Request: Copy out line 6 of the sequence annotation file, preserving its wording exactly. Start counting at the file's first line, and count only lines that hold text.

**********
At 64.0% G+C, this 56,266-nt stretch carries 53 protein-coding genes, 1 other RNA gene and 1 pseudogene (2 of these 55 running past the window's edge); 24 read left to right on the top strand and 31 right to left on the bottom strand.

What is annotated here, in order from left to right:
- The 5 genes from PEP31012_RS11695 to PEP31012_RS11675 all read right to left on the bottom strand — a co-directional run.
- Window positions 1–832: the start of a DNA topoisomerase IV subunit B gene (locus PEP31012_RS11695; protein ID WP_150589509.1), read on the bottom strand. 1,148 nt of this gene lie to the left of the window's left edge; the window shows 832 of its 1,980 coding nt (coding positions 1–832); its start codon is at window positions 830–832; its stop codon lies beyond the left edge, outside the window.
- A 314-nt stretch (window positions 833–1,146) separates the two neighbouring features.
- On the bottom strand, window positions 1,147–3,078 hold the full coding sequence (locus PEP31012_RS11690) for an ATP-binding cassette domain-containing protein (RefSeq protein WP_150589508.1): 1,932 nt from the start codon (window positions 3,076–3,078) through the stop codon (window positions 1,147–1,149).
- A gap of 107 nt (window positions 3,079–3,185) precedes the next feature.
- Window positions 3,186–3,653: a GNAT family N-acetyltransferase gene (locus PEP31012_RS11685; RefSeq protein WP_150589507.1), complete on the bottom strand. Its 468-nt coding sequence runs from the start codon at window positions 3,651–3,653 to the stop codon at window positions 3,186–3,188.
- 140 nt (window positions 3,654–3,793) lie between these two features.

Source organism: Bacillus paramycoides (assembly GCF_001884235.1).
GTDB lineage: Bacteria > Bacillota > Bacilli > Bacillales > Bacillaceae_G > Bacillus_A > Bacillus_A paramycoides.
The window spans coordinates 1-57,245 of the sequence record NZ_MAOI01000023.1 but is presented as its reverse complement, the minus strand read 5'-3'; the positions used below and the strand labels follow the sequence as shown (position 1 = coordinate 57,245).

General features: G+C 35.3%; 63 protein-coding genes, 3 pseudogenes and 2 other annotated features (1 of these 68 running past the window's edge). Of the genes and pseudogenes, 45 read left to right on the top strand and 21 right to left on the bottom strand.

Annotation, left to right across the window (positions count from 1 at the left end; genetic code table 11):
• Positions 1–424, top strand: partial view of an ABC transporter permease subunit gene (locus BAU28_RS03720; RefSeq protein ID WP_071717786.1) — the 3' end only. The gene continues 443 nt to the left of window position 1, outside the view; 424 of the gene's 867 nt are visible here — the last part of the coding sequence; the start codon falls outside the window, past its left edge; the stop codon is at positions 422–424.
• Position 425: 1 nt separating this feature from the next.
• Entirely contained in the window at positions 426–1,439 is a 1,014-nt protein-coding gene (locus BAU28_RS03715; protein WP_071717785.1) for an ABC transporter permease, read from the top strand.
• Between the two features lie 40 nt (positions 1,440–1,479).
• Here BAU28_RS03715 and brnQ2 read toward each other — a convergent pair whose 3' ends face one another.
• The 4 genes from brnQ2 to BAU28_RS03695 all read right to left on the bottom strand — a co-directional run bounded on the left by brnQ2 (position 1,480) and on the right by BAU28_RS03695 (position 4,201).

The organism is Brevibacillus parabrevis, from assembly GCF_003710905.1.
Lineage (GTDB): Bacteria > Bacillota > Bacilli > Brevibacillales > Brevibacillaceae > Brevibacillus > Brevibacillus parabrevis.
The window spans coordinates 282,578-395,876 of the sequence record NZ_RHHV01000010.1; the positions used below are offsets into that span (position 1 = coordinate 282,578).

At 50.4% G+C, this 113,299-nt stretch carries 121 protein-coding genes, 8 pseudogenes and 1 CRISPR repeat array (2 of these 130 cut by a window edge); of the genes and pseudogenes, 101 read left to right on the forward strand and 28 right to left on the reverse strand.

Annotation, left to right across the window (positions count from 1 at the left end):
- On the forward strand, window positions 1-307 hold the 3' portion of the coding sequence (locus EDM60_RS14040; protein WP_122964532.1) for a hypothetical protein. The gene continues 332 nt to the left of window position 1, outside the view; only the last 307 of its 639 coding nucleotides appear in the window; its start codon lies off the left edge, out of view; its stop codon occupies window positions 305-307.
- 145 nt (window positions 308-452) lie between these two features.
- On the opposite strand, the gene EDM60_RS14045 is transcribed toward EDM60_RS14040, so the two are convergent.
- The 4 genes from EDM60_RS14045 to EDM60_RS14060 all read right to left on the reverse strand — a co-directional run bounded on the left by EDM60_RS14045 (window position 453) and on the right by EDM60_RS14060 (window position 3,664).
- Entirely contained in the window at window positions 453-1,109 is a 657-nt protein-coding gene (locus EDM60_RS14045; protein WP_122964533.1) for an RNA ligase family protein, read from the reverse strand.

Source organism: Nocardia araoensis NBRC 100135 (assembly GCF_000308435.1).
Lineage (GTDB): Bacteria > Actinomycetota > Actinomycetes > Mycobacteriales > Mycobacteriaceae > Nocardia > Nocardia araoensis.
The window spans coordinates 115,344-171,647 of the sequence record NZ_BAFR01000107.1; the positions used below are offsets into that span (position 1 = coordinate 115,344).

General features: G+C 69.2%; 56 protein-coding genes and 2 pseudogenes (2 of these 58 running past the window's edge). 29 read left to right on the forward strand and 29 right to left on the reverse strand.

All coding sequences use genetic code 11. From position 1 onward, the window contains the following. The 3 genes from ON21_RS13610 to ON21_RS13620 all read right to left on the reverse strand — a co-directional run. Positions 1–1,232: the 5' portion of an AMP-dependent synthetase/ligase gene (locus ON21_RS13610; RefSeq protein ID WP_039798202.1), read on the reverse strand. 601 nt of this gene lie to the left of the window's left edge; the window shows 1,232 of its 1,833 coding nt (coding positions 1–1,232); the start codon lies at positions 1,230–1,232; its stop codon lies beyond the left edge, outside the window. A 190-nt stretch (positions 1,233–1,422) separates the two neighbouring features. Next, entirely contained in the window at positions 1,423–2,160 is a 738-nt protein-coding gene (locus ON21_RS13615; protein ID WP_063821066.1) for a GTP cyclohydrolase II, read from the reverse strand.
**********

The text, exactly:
- On the bottom strand, window positions 1,147–3,078 hold the full coding sequence (locus PEP31012_RS11690) for an ATP-binding cassette domain-containing protein (RefSeq protein WP_150589508.1): 1,932 nt from the start codon (window positions 3,076–3,078) through the stop codon (window positions 1,147–1,149).